An interesting interview with Bill Khourie, executive director of the Oklahoma Space Industry Development Authority. OSIDA’s Burns Flat facility has been without a space tenant since Rocketplane moved out about a year ago. However, officials are pursuing some intriguing possibilities:
XCOR, which might base one of its Lynx vehicles there;
Armadillo, which has been developing a suborbital vehicle and has flown test flights at Burns Flat before;
A point-to-point corridor in collaboration with New Mexico’s Spaceport America, presumably involving Virgin Galactic’s SpaceShipTwo.
â€œWeâ€™ve really been concentrating on the aerospace side,â€ said Bill Khourie, executive director of the Oklahoma Space Industrial Development Authority (OSIDA), which operates the Spaceport. â€œI made a presentation to Boeing Commercial Aircraft last year. They would like to have us on their list to test flights.â€
Okla. lawmakers study tax breaks to risky ventures Associated Press
Businesses and many economists say Oklahoma needs to offer corporate tax breaks to expand its economy and remain competitive with other states hoping to lure new jobs. “For us to be able to bring the quality jobs that Oklahomans long for and deserve, we must have these tools,” said state commerce secretary Natalie Shirley.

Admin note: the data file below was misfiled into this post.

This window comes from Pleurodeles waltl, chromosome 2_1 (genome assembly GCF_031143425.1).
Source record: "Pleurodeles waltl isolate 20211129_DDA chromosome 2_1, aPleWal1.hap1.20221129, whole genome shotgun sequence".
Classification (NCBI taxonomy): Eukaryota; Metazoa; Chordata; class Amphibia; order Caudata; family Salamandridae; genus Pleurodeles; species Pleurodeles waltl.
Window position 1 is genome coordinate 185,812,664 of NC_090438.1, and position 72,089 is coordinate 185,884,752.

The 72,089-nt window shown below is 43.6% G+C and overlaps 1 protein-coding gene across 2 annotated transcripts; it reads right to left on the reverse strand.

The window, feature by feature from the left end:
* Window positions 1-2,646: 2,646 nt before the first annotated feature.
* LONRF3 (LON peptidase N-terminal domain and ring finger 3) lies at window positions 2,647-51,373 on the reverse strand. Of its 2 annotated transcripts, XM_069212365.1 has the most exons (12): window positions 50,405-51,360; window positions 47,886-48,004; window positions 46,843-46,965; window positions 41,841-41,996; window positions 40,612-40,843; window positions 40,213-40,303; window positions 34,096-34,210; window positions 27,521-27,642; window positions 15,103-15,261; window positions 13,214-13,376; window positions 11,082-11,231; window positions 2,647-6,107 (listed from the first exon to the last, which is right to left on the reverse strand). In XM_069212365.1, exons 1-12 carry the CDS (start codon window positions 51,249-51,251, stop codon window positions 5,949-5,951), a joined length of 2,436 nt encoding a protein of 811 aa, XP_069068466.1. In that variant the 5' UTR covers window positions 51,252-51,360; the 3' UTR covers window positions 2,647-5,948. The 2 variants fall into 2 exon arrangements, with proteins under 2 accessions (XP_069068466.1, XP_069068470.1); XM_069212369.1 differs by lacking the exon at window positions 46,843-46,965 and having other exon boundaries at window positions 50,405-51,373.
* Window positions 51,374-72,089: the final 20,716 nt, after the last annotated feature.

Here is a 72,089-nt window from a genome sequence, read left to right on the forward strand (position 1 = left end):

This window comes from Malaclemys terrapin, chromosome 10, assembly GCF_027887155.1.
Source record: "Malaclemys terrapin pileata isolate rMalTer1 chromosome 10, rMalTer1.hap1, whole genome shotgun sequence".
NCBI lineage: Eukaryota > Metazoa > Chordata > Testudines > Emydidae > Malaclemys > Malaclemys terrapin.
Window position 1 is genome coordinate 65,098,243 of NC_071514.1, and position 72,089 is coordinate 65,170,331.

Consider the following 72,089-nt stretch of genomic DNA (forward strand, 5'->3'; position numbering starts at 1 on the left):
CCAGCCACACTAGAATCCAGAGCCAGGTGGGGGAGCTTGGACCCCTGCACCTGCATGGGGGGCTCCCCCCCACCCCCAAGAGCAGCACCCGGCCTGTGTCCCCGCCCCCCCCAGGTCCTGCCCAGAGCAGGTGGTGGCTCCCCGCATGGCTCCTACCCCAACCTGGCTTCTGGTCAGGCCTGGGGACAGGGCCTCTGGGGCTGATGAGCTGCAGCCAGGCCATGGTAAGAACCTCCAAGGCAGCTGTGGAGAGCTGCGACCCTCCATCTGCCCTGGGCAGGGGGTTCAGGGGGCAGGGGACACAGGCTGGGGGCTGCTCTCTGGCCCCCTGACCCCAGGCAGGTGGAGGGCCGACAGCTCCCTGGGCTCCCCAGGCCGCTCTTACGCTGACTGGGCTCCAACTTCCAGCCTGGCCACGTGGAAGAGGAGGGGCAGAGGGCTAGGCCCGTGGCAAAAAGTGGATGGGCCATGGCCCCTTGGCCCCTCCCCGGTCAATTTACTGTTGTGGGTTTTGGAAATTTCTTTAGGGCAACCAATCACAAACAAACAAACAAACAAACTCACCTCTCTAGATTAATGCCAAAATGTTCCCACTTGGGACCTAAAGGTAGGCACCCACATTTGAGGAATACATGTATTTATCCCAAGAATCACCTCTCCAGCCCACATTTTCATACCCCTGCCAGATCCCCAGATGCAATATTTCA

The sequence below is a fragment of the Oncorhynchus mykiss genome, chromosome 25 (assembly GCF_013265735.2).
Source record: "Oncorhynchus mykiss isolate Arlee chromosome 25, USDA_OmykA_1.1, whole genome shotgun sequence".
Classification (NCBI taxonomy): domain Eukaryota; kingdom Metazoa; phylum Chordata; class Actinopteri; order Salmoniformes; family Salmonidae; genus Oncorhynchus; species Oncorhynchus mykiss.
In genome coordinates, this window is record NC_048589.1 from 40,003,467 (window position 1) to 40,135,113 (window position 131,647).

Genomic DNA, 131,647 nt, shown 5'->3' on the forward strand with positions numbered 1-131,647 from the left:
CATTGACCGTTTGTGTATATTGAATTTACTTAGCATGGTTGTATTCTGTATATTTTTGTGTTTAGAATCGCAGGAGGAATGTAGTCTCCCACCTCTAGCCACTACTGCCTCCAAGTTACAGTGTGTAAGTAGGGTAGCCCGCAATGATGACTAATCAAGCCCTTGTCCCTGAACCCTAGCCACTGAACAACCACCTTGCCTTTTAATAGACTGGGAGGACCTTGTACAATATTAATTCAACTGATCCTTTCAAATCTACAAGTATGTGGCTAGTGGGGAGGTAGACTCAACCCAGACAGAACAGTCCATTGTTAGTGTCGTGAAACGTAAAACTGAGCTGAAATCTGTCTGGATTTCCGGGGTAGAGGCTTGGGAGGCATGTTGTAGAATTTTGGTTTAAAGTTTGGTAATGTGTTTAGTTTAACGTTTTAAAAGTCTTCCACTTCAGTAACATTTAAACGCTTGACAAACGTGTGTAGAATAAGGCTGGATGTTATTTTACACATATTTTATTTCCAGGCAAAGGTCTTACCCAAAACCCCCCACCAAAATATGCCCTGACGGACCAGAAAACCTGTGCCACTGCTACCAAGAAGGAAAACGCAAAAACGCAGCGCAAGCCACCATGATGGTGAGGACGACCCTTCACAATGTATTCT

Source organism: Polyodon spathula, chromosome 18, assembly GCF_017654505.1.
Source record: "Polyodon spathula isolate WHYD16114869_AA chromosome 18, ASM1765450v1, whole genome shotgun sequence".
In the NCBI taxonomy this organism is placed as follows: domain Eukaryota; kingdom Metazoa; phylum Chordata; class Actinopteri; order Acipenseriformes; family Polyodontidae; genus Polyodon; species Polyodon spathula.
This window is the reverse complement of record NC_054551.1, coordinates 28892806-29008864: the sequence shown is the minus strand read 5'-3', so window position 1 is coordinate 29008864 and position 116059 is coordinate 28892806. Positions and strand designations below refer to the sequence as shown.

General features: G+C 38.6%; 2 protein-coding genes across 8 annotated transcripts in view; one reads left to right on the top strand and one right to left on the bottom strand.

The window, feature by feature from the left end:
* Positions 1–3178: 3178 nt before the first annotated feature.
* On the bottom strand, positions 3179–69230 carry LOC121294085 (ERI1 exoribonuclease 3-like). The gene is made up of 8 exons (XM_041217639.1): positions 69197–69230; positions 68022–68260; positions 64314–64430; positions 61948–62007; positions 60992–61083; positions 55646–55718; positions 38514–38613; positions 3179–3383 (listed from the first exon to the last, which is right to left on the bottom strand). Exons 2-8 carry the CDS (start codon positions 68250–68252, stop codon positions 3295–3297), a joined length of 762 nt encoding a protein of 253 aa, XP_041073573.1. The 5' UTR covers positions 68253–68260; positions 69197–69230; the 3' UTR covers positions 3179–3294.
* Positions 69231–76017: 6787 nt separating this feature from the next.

Unlike its brethren in California, New Mexico and Sweden, the Oklahoma Spaceport has been keeping a low profile. So low, in fact, that the last update on its website’s News page is dated June 1, 2007 – nearly two years ago.
With its major tenant, Rocketplane Global, struggling to find financing for its suborbital spacecraft, things have been quiet. Far too quiet for at least one member of the Oklahoma House of Representatives, NewsOK reports: